THUNDER BAY – Ontario is well equipped to handle the need for more than 85,000 new construction workers during the next nine years as detailed in the new forecast released today by the Construction Sector Council (CSC).
Construction Looking Forward: Labour Requirements from 2007 to 2015 for Ontario, says the province’s construction industry will need 50,000 workers to replace retirees and another 35,000 to keep pace with steady growth during the forecast period.
The report predicts average annual growth of 3% in the residential sector and 2% in the non-residential sector in the period leading up to 2015.
According to the forecast, attracting, recruiting and training the needed workforce at this pace will be a manageable challenge for employers, labour groups and training institutions. The report examines Ontario’s construction industry in five regions, Greater Toronto, Central, Northern, Eastern and the Southwest.
Construction Looking Forward: Labour Requirements from 2007 to 2015 for Ontario, says regional mobility within the province will help balance the need for workers but warns that Ontario’s labour markets could be disturbed in the short term as workers seek job opportunities in tighter labour markets, such as the Western provinces.
The CSC produced the forecast with input from all sectors of the construction industry and government through the region’s Labour Market Information (LMI) Committee.
Construction Looking Forward forecasts will be released for each province over the coming weeks.
Ron McGillis, Manager - Safety, Compliance & Contractor Quality, Ontario Power Generation and Chairman of the Board of Directors of the Ontario Construction User Council says, “The Ontario report, which looks at factors that affect labour requirements – such as investment and retirement rates – gives industry leaders the insight needed to achieve continued prosperity in the Ontario construction industry.”
"The LMI report helps us project opportunities for attracting Canadian youth, unemployed and displaced workers from other sectors into the construction industry so we can meet the needs of Ontario's economy," said Patrick Dillon, Business Manager and Secretary Treasurer, Provincial Building and Construction Trades Council of Ontario and a member of CSC’s Board of Directors.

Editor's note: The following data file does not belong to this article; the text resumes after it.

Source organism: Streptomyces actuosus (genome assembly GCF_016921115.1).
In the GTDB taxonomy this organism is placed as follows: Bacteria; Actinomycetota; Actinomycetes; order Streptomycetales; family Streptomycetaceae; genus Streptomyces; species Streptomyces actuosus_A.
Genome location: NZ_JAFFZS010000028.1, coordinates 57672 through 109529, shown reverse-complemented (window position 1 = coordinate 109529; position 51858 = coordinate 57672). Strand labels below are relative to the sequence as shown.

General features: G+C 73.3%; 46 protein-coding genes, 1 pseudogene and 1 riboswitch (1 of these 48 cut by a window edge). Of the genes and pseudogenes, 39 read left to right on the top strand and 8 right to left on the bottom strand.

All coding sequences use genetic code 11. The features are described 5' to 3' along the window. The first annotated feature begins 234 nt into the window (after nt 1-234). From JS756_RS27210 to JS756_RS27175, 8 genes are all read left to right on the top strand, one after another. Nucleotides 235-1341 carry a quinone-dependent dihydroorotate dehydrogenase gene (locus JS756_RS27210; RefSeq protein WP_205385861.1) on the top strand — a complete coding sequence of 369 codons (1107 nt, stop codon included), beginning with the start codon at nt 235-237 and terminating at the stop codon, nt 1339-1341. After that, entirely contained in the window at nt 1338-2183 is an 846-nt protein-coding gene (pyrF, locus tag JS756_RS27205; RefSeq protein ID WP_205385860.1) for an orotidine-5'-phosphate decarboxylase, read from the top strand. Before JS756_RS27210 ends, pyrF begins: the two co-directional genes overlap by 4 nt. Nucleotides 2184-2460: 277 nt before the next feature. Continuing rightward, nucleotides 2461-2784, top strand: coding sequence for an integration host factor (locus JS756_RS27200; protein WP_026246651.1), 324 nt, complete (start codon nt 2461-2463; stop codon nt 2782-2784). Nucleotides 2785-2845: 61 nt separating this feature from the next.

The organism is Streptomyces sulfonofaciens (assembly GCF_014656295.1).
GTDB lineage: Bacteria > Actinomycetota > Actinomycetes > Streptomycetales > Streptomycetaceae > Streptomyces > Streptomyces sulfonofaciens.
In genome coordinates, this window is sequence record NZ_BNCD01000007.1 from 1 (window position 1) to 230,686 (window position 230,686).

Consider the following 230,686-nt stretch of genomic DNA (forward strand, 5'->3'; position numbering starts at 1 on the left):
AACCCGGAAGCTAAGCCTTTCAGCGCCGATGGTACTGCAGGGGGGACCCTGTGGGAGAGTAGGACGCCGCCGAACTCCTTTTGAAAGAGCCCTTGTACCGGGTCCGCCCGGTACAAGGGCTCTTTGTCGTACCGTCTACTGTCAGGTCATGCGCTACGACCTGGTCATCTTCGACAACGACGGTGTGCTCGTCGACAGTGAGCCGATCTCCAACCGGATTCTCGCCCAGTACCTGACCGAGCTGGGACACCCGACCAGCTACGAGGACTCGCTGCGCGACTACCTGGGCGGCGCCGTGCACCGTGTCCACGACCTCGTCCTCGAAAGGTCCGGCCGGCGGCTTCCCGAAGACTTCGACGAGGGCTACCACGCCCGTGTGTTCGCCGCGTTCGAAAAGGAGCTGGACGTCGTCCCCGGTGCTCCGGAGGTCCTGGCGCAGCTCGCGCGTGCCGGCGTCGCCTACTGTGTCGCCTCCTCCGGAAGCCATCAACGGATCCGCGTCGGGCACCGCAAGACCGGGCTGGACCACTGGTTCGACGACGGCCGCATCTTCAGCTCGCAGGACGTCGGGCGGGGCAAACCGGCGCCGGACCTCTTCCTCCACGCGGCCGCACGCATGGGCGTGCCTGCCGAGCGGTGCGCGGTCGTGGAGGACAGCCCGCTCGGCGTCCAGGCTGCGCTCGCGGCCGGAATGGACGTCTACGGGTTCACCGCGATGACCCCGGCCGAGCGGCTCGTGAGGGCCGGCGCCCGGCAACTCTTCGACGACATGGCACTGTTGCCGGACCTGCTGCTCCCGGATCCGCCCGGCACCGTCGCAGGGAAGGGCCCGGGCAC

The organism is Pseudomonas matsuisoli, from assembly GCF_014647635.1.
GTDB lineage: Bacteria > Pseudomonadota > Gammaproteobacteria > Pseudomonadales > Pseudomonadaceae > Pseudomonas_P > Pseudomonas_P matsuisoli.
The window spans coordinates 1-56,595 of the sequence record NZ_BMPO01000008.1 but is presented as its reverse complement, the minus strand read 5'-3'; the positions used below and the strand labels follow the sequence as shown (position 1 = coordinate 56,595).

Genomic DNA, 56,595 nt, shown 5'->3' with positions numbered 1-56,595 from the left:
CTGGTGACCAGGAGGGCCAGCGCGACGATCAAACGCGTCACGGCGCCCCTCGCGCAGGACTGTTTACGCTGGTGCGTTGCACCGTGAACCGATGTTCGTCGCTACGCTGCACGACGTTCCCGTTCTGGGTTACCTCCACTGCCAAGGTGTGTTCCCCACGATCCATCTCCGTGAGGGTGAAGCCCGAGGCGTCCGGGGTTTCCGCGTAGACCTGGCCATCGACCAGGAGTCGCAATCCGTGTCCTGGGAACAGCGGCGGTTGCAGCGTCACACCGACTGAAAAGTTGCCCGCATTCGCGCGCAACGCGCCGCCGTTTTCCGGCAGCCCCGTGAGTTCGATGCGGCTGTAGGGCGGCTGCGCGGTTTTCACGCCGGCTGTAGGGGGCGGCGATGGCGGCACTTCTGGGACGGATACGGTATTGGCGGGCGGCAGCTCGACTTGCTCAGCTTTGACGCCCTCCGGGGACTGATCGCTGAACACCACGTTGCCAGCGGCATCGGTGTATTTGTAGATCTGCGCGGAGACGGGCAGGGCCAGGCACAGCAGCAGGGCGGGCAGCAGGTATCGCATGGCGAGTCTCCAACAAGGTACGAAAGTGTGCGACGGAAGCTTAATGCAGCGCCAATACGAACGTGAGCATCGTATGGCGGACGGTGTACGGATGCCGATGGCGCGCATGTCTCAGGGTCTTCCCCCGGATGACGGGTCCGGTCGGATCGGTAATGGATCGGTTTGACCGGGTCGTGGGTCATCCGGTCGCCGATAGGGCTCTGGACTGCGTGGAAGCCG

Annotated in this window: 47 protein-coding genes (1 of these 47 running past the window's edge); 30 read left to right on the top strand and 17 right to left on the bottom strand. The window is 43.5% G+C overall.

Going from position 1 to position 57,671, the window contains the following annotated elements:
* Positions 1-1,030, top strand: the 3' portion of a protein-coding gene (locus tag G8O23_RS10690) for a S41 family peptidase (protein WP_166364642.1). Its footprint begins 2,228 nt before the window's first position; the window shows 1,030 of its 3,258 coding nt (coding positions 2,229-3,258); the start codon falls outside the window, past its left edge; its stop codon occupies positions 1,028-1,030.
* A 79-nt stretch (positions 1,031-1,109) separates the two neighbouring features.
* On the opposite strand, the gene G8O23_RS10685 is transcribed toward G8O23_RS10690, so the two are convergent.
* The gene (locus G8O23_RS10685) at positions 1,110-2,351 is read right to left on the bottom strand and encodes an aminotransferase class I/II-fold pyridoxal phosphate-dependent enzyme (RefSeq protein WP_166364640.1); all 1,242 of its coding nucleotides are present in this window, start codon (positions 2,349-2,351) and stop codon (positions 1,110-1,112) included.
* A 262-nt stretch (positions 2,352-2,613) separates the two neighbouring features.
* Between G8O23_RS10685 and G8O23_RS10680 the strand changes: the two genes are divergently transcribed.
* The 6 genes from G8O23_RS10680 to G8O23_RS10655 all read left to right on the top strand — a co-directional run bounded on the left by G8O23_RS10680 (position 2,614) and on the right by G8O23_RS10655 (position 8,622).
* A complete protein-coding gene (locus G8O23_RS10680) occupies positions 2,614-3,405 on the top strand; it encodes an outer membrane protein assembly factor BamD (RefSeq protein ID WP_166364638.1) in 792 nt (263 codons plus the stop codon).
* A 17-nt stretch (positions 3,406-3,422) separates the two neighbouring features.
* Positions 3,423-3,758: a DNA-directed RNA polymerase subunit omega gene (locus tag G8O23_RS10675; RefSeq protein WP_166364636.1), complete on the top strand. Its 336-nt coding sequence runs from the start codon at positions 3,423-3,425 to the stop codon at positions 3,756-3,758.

“With housing starts expected to remain above long term averages and home renovations in Ontario expected to rise steadily during the forecast period, the housing industry must make recruitment and training a priority,” says Brian Johnston, President, Ontario Home Builders’ Association. “The labour market information in this CSC forecast is critical for our planning as we develop programs that are specific to our sector.”
“The increasing need for more construction workers in Ontario and across Canada compels industry and governments to target their efforts to ensure all potential workers, including Aboriginal peoples, women, youth, unemployed and underemployed workers and immigrant workers are part of a thoughtful and comprehensive solution,’’ says CSC Executive Director George Gritziotis.
A new feature to this year’s Construction Looking Forward report allows stakeholders to perform customized data searches online. This tool will help individuals source out the exact data that is relevant to their needs.
The Construction Sector Council was established in 2001 as an independent labour/business partnership to address the workforce needs of the construction industry. The CSC is a neutral forum that brings together stakeholders to provide data that industry can use to make critical planning decisions. CSC provides this data to industry who undertake their own analysis. The Government of Canada’s Sector Council Program provided funding for this project.
The report is available on the CSC website at www.csc-ca.org.
Patrick Dillon, Business Manager and Secretary Treasurer
Provincial Building and Construction Trades Council of Ontario
Tel (416) 679-8887
Cell (416) 347-8245
Ron Martin, Executive Director
Sudbury Construction Association
Construction Sector Council